“Right now there’s a lot of political uncertainty, both locally and nationally, causing buyers to be weary of the real estate market as a whole,” said Andrew Barrocas, chief executive of the brokerage firm MNS. “Some events in the past year, many of them politically motivated, have shown that New York is not as pro-business as it should be. Employment rates have a direct correlation to the real estate market, especially on the rental side. If more jobs are created, the rental market is stronger and vice versa.”
Michael Rossi, CEO of Elegran, added: “We are seeing a slowdown in new rental developments in Manhattan, a reduction in concessions and the beginnings of rental price increases for the first time in years as sellers are staying put and would-be buyers are choosing to rent. The rental market will strengthen, and as rental prices increase into next summer, the market will start to tilt in favor of buying. We may see the standoff between buyers and sellers begin to dissipate by the end of 2020.”
Caribbean real estate is hot
“The Caribbean has come back stronger than ever since the 2017 hurricanes,” Mark Durliat, chief executive and co-founder of Grace Bay Resorts. “ In Turks and Caicos, the demand for real estate is as high as it’s ever been. The entire island is essentially for sale. The market here in Turks and Caicos is up 16% over last year in dollar volume and average home price is up 30%. With no restriction on foreign ownership, now is the time to invest in the islands.”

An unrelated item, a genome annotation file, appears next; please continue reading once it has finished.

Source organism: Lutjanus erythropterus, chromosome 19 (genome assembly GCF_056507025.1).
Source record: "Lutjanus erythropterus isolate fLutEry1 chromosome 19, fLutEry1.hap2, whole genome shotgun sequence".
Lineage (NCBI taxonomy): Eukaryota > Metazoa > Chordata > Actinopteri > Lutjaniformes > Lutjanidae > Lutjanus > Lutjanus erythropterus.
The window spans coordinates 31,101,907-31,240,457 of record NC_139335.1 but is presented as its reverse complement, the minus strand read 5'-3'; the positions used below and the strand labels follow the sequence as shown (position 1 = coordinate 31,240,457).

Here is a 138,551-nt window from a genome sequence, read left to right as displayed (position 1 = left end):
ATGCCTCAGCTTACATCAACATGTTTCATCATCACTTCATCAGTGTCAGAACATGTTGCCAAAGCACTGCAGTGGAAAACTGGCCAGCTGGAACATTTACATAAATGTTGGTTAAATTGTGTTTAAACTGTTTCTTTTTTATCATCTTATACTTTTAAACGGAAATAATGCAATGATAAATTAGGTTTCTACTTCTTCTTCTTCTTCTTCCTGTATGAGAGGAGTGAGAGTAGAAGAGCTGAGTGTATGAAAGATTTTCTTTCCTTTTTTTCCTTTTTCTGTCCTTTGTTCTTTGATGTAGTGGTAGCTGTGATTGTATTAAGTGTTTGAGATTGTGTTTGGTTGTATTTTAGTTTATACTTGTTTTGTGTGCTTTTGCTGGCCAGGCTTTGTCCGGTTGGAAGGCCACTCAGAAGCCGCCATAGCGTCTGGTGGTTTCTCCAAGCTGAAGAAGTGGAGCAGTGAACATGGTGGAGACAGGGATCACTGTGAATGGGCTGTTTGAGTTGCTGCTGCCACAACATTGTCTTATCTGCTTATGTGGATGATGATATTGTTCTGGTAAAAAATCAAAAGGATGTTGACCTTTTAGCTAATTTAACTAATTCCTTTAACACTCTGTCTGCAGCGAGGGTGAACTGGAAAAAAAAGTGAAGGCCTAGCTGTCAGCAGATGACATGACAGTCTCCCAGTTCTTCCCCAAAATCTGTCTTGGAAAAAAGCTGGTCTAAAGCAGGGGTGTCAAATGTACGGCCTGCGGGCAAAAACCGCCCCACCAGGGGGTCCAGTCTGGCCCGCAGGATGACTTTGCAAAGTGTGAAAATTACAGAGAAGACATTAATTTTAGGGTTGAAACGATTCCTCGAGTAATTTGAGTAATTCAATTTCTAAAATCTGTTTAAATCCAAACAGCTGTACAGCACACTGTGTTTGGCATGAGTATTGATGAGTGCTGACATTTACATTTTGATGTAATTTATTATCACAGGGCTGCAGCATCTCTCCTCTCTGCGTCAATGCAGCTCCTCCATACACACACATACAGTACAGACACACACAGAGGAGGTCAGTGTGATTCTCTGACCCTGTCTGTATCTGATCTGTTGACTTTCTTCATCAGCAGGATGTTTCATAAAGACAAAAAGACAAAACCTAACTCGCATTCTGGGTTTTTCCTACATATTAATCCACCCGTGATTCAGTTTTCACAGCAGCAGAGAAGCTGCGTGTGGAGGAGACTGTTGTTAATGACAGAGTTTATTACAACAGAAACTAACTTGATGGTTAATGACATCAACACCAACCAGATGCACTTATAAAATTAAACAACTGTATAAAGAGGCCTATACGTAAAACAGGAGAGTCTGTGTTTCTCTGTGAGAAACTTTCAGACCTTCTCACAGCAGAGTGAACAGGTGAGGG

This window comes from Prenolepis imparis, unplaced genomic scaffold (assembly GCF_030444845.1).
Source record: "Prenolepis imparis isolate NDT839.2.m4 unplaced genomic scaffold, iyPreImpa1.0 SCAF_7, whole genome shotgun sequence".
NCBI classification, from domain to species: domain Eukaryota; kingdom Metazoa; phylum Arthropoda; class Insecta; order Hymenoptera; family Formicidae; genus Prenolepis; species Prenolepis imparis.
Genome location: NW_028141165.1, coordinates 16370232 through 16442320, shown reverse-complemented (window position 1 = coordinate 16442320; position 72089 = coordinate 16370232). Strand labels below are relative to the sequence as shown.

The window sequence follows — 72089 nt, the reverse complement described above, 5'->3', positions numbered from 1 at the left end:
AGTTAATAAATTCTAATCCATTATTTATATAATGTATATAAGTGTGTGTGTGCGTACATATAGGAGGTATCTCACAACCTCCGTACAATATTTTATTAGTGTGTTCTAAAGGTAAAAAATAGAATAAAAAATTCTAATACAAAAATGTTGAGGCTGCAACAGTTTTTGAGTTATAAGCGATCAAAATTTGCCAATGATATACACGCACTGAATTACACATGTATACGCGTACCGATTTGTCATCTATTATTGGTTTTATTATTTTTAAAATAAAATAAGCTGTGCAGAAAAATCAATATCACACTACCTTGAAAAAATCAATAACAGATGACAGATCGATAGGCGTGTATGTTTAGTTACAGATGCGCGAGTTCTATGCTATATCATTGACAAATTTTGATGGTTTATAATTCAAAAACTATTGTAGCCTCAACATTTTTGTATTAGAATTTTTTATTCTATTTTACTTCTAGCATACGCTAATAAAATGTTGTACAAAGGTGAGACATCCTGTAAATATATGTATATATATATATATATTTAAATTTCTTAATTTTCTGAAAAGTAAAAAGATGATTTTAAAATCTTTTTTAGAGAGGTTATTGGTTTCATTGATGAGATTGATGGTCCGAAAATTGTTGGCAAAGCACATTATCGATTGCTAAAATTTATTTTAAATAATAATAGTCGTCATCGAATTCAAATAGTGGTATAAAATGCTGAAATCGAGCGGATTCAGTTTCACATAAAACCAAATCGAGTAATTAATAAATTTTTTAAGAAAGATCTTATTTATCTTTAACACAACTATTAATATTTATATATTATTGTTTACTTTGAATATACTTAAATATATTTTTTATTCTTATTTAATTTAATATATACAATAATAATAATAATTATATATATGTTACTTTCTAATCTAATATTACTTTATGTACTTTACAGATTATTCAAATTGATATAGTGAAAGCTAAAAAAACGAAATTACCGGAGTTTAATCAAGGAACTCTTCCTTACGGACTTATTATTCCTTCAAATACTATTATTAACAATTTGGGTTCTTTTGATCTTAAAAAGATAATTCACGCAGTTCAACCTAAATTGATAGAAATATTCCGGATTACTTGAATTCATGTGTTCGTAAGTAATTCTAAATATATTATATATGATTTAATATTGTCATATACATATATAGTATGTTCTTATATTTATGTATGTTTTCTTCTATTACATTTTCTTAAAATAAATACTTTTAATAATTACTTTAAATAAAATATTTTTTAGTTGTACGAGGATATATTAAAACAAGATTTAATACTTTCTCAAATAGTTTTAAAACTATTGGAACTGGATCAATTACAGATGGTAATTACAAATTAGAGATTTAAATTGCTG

Roadside motels will become a more coveted piece of real estate, according to Johnathan Capps, vice president of revenue for Charlestowne Hotels. “With their unmatched locations and connection to localized, unique travel experiences, developers are continuing to look at roadside motels as an opportunity to create design-oriented, stylish boutique accommodations,” he said.
Capps also believes universities will become more directly involved in hotel development. “We’ll see a rise in universities co-developing boutique hotels as a sophisticated extension of the campus experience with out-of-classroom educational experiences, elevated alumni gathering offerings and even opportunities to donate hotel profits back to university scholarships.”
South Florida market
The Miami market will continue to see buyers from high-taxed states, according to Jim Cohen, president of residential development at Fontainebleau Development. He said, “We expect to continue to see high-taxed state residents migrate down to South Florida in 2020, such as Northeast residents, despite there being no significant changes in the market. Any slowdown we see from these buyers is simply a reflection of the overall state of the U.S. real estate market. Buyers are sitting on the sidelines waiting to sell in order to relocate and invest down South. There is still a big demand to be in South Florida.”
Hispanic homeownership to fuel housing market